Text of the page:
This Entrepreneur Worked For Years To Sell Her Authentic Mexican Sauces To The World And It Paid Off
In 2013, Lori Sandoval found herself in a tough predicament where she had to figure out what to do with her career. Fresh out of college and with plans to go to culinary school, she knew a career in food was part of her future. So she decided to pursue her passion and start a business around salsa where she could connect her Latina culture and background in cooking. Five years later, Sandoval is the proud owner of Salsaology, a line of all-natural and non-GMO cooking sauces inspired by regional Mexican flavors. The salsas reflect Sandoval’s desire to change the narrative on how Mexican products are viewed.
When Lori Sandoval first started making her salsa, she knew that she was on to something special.credit: Salsaology
Sandoval knew that if she put her background and experience into the salsas, she’d do great things with it. So she began showcasing her salsas at farmer markets. It wasn’t long until she realized this could be something bigger than a farmers market booth. She met a Whole Foods Market buyer who told Sandoval that if she could get the salsa mass produced they would carry her product in a few stores.
“I thought it would be easy to just start making them from home and go from there but I didn’t know there was so many guidelines and food standards to sell at Whole Foods,” Sandoval says. “That’s when I started looking for a manufacturer to help.”
Finding a manufacturer became one of Sandoval’s biggest challenges because of her ingredients.
She was denied by countless manufacturers that simply didn’t grasp what her product was truly about. Despite the passion she had and the success of the salsas, manufactures just didn’t understand it.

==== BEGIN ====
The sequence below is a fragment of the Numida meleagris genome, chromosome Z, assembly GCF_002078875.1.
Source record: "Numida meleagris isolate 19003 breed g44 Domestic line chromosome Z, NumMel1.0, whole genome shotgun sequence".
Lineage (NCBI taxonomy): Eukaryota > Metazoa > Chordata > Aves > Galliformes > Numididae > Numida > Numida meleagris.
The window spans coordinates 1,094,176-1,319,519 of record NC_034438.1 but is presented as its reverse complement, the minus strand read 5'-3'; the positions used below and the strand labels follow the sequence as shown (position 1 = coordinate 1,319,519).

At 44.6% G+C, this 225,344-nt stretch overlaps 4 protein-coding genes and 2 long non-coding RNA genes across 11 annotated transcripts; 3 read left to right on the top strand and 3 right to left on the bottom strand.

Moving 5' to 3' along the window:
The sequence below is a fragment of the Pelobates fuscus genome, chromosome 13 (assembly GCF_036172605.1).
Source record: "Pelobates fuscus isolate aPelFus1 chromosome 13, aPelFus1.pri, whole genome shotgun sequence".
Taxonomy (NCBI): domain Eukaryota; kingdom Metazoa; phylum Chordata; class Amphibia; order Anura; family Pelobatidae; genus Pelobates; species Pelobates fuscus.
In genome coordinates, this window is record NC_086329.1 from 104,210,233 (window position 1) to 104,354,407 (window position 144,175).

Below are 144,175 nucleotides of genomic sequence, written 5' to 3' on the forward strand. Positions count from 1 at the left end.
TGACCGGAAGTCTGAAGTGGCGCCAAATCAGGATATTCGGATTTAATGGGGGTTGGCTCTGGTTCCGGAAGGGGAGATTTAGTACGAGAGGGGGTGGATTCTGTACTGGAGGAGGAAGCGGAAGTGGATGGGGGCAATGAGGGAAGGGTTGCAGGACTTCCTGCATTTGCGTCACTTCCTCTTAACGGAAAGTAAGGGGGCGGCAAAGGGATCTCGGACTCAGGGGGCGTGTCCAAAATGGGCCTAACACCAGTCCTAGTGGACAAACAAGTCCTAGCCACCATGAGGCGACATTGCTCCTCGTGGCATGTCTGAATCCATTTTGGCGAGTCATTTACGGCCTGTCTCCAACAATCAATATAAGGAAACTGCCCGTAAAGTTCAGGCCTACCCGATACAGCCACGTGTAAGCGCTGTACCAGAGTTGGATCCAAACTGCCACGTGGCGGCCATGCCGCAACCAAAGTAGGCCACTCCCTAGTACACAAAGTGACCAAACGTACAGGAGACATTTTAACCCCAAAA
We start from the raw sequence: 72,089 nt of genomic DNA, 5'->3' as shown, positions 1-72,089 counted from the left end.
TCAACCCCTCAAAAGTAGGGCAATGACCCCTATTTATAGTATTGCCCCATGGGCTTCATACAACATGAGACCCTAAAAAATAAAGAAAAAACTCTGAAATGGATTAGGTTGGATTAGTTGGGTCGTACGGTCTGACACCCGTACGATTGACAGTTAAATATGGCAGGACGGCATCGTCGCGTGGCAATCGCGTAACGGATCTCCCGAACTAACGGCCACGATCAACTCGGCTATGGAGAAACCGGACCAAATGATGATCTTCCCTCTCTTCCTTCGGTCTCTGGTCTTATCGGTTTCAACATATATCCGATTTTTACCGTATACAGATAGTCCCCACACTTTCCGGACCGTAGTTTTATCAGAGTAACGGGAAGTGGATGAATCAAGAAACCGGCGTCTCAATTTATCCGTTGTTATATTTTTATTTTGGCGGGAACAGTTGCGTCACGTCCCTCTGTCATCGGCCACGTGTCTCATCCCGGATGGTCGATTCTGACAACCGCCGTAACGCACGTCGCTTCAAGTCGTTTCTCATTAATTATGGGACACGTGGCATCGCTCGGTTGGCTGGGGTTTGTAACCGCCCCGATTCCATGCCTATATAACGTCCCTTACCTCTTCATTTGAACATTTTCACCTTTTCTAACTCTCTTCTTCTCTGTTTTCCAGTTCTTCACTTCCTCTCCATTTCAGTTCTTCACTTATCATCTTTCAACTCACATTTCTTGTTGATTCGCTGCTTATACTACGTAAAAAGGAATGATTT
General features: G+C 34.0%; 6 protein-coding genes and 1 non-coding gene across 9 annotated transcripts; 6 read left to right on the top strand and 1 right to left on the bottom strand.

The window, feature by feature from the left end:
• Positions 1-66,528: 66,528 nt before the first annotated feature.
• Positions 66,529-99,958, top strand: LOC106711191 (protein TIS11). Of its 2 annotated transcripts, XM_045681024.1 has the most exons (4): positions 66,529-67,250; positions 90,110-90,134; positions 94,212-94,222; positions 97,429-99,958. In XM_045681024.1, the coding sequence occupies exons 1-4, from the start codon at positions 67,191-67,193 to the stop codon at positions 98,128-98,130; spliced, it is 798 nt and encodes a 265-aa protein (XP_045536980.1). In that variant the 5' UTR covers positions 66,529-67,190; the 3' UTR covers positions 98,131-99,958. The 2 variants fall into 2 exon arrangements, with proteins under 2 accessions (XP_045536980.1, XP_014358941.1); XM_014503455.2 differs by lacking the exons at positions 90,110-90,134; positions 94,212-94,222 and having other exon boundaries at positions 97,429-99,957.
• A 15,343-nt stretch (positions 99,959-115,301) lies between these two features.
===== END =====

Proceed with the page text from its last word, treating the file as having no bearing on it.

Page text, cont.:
Manufacturers didn’t understand why her salsas had so many ingredients let alone their significance.credit: Salsaology
“They didn’t get it. They couldn’t understand that a salsa could have so many ingredients,” Sandoval says. “Everyone kept saying no and telling me you’re never going to sell $12 salsa.”
Sandoval says she kept having to explain to people the importance of her product and reminding them that salsa is more than just something you dip your chips in. She recalls constantly hearing stereotypical comments about Mexican food and manufacturers turning her away.
“I found myself having to defend my product and explaining that salsa means sauce.” Sandoval says.
After a year of getting her business shot down she finally got a yes from a manufacturer. However, there was one caveat — she had to get the ingredients herself. Sandoval agreed to the terms and would soon find herself driving through Los Angeles at the crack of dawn picking up ingredients in her SUV. She recalls the long mornings going from warehouse to warehouse getting pallets of cilantro and hibiscus and packing them in her car.
“That period in my life taught me a lot not only about food and how to start a business but about myself,” Sandoval says. “I did that for a year and knew this was what I needed to do.”
Today, Salsaology is sold across the country and has won multiple awards for it’s taste.credit: Salsaology
By 2015, Sandoval’s vision was starting to take shape as Salsaology was getting picked up in over 250 markets across the country. Her vision of starting a business that was true to her background and culture was becoming a reality.
“When I saw the sauces at Whole Foods it was years of work come true,” Sandoval says. “I always wanted to create something that was part of me and there it was. I couldn’t believe it.”
Today, Salsaology is an award-winning sauce that has been sold across the U.S. and as far as Paris. Her line of sauces has grown to four including a seasonal pumpkin sauce with plans to eventually lower costs on her products. Sandoval credits those tough days jump starting her business as a reminder of where things are today.
“I wanted to create something you would find in Mexico but make it so you could experience it in your own home,” Sandoval says. “I feel that by making these sauces I’m taking back our food and re-creating what it really means to be authentic.”
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